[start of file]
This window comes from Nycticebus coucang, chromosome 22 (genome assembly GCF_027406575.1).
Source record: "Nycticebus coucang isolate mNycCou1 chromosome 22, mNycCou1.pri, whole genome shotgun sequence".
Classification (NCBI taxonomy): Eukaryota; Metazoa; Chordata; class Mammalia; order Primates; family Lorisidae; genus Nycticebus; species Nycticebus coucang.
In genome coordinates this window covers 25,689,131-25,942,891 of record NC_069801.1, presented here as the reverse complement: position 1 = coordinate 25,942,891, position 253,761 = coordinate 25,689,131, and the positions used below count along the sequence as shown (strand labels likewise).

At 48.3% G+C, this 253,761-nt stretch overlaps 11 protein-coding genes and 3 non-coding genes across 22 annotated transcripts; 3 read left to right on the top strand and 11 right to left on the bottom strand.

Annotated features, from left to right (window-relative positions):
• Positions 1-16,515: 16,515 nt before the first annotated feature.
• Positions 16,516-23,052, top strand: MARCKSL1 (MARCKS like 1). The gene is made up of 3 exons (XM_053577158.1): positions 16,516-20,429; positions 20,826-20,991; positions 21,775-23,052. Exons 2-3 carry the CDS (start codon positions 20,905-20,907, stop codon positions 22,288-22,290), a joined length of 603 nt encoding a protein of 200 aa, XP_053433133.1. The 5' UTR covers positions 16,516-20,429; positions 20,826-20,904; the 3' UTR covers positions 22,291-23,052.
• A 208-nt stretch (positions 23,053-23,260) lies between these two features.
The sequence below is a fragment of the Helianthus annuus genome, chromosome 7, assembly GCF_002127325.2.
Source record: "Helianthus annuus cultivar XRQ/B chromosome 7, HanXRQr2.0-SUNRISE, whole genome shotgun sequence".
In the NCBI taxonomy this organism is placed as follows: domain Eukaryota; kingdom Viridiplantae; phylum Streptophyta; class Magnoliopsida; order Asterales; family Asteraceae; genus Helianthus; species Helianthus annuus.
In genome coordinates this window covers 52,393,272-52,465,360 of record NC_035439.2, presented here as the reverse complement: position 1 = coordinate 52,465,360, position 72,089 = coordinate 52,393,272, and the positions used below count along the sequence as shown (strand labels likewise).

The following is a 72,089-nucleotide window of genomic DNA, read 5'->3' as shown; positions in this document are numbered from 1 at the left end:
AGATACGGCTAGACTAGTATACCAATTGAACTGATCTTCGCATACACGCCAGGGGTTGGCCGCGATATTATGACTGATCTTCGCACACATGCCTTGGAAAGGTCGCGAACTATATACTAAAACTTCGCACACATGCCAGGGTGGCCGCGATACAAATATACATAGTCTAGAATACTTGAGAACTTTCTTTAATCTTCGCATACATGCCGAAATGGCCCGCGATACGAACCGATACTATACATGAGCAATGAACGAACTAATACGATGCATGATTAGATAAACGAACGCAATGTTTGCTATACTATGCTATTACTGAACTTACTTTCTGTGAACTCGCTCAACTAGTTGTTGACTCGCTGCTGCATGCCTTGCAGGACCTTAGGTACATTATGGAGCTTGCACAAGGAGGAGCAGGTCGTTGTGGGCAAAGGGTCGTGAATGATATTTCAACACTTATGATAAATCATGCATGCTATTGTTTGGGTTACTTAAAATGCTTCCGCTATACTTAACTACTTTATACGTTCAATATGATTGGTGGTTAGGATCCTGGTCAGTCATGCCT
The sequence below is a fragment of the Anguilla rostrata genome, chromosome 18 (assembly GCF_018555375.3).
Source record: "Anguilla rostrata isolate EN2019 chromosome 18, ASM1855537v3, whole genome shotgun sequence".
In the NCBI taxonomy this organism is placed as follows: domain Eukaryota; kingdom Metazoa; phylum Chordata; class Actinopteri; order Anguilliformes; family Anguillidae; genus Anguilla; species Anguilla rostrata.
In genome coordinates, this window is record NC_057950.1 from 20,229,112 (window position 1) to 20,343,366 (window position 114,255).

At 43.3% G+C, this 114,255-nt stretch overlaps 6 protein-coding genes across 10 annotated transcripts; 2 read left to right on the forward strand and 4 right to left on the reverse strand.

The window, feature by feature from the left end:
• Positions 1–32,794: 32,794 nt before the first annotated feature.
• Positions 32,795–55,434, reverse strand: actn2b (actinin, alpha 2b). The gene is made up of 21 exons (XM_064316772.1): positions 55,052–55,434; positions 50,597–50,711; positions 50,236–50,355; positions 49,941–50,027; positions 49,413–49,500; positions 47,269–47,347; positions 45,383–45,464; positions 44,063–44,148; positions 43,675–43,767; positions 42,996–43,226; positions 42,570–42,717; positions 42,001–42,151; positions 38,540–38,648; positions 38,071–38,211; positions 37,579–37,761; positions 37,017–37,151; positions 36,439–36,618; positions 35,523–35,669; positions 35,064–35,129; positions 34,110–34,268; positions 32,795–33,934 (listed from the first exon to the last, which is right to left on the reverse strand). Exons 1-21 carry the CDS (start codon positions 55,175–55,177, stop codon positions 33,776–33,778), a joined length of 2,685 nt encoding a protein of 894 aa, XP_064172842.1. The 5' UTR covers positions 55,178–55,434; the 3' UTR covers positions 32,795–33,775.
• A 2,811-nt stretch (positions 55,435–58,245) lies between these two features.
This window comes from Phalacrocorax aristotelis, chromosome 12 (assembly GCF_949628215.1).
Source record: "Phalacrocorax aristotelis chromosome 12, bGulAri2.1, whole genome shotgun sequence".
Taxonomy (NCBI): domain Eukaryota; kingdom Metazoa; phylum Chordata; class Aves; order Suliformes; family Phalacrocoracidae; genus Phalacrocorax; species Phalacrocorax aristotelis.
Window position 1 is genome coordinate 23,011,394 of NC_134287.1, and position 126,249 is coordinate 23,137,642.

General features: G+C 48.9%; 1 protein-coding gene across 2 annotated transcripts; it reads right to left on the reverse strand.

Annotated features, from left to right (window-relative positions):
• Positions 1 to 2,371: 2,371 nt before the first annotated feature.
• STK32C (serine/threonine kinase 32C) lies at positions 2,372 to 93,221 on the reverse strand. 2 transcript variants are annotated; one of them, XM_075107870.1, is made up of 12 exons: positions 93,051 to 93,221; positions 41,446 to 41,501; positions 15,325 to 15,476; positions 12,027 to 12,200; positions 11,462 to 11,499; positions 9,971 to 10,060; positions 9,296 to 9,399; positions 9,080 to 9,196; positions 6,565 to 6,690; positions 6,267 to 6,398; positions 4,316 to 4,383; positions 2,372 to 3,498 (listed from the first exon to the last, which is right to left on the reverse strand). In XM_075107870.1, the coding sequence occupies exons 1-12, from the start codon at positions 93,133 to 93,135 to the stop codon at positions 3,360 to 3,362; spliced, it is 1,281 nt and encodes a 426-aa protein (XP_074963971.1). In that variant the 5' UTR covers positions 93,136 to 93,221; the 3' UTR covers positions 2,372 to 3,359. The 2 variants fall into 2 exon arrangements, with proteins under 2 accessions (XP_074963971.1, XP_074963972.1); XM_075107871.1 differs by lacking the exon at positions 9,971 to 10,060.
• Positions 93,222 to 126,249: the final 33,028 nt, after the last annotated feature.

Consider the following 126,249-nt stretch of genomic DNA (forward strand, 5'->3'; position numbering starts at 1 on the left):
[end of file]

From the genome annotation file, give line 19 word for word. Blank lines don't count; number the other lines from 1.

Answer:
In genome coordinates, this window is record NC_057950.1 from 20,229,112 (window position 1) to 20,343,366 (window position 114,255).